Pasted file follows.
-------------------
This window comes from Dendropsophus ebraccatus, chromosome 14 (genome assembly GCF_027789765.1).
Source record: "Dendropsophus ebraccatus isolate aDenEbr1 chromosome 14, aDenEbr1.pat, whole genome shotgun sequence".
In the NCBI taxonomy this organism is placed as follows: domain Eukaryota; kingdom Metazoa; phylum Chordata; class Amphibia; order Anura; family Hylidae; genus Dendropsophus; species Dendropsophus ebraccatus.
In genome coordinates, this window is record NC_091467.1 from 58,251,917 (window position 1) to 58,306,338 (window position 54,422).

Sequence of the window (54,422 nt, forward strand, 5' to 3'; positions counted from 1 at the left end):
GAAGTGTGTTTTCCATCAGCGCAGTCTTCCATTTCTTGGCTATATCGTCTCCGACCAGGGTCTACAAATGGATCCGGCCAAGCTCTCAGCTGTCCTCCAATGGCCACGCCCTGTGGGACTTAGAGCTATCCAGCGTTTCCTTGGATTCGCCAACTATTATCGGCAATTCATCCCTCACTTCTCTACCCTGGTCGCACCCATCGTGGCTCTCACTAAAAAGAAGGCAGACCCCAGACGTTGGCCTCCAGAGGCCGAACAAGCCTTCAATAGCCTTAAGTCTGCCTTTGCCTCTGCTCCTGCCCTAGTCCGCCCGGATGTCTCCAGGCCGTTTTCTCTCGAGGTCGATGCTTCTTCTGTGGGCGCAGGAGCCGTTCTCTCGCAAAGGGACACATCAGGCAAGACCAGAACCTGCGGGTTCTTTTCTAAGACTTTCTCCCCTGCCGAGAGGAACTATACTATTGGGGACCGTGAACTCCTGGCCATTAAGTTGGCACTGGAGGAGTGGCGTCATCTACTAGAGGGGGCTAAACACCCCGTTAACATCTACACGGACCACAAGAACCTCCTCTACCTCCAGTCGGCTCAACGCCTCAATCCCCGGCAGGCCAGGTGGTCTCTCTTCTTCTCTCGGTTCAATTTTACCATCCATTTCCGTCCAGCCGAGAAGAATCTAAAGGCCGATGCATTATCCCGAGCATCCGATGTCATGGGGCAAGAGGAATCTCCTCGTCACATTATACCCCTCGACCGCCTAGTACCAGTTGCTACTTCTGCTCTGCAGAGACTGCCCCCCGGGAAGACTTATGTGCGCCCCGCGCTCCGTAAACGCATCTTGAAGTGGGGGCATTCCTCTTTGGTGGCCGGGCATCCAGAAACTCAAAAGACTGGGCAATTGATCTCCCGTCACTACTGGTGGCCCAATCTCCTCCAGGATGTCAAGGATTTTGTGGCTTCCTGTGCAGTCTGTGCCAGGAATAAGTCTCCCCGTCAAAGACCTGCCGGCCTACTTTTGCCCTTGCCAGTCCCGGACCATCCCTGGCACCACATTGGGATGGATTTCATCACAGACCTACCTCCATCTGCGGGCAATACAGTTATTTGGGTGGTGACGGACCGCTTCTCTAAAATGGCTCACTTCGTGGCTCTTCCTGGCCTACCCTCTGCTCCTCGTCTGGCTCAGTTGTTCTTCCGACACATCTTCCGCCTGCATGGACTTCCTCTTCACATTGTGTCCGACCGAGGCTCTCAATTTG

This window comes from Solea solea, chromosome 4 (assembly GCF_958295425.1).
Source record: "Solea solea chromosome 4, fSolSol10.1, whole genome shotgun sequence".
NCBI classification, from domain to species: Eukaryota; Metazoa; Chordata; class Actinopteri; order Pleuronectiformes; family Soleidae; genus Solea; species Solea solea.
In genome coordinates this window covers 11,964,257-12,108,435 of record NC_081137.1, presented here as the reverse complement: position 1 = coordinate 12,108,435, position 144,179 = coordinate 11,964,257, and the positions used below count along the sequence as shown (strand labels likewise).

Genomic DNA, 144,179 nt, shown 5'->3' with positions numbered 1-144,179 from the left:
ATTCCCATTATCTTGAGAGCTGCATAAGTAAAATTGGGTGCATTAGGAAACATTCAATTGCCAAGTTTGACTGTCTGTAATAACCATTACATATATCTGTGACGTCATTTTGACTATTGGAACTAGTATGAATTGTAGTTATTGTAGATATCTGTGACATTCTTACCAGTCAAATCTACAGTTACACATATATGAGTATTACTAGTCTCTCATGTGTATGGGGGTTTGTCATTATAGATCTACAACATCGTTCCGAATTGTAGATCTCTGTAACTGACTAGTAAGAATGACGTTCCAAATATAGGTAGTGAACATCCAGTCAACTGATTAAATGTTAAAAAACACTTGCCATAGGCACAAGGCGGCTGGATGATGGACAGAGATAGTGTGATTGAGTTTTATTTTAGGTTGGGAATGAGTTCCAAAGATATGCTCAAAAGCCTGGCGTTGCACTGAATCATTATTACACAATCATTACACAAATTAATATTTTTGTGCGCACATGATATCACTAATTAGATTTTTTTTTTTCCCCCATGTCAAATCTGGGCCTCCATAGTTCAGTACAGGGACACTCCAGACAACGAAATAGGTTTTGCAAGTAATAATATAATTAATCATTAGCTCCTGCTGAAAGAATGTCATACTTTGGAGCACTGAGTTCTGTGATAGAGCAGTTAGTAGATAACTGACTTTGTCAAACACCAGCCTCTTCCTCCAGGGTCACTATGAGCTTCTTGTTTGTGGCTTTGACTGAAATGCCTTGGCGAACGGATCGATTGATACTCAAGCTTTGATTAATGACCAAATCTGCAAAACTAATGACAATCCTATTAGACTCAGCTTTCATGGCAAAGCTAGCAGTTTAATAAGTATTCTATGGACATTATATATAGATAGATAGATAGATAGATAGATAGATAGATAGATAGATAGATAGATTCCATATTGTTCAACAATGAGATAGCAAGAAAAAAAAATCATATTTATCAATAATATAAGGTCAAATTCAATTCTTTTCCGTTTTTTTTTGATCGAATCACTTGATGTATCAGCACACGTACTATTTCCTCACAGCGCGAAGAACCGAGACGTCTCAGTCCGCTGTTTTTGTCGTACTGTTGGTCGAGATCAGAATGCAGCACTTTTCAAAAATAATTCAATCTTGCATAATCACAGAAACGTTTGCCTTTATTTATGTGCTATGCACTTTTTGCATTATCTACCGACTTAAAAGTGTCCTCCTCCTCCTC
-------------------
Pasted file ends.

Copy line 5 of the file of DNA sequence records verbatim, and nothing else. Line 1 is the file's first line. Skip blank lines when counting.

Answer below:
Sequence of the window (54,422 nt, forward strand, 5' to 3'; positions counted from 1 at the left end):